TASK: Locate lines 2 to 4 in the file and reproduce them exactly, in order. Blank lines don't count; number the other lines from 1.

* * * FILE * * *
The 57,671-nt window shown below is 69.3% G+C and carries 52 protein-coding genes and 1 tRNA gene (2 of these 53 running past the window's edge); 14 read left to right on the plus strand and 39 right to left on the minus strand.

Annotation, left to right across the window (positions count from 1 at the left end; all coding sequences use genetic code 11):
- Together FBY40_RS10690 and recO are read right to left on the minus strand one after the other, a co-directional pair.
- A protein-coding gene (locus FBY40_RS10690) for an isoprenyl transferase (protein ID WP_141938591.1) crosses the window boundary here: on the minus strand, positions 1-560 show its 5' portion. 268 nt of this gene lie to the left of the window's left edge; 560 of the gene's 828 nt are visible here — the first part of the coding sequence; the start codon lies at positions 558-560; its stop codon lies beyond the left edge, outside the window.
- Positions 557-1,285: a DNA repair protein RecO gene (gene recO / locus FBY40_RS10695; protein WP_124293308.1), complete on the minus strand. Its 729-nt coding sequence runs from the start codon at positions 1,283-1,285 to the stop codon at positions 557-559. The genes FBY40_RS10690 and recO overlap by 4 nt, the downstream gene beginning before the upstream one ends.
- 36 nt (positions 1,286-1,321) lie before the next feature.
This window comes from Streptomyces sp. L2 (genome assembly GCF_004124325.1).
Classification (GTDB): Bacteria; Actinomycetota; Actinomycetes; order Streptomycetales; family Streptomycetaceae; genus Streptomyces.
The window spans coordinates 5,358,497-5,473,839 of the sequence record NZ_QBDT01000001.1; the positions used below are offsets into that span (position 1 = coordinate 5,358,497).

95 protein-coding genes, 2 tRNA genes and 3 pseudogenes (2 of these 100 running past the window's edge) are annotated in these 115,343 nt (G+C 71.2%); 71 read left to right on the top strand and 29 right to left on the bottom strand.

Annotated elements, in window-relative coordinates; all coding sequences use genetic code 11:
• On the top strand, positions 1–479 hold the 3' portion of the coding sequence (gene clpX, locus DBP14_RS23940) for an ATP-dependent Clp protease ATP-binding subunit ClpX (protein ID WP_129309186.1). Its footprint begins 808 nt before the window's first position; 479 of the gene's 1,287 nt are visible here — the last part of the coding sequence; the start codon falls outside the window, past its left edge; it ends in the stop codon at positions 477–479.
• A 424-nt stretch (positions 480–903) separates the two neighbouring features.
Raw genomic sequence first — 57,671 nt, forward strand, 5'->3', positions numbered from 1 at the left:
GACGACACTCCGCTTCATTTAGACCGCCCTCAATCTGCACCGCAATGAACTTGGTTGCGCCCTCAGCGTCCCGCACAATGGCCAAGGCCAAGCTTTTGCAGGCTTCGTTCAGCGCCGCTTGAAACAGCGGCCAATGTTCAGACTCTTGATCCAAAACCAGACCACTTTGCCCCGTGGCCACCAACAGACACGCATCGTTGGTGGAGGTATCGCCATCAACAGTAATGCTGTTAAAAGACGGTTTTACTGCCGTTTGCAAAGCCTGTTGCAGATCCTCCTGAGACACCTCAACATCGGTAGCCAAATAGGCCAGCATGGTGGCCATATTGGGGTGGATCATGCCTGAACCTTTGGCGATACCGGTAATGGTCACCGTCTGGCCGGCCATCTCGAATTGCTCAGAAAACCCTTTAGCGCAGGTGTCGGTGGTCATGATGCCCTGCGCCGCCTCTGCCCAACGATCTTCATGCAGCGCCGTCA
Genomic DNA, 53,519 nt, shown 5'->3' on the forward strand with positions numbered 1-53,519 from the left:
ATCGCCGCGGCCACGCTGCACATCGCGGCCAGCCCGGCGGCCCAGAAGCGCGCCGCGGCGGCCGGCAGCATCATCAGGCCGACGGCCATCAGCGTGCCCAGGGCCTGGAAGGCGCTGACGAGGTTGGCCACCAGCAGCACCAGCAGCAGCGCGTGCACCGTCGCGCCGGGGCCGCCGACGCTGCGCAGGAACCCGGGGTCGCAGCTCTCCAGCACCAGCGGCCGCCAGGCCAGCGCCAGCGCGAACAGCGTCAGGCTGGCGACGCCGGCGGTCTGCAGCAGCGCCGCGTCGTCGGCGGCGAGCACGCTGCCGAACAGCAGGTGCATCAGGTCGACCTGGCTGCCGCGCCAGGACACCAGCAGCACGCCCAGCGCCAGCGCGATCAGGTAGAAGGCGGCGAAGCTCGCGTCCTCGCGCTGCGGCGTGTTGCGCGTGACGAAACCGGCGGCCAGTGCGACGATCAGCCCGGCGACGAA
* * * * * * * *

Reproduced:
Annotation, left to right across the window (positions count from 1 at the left end; all coding sequences use genetic code 11):
- Together FBY40_RS10690 and recO are read right to left on the minus strand one after the other, a co-directional pair.
- A protein-coding gene (locus FBY40_RS10690) for an isoprenyl transferase (protein ID WP_141938591.1) crosses the window boundary here: on the minus strand, positions 1-560 show its 5' portion. 268 nt of this gene lie to the left of the window's left edge; 560 of the gene's 828 nt are visible here — the first part of the coding sequence; the start codon lies at positions 558-560; its stop codon lies beyond the left edge, outside the window.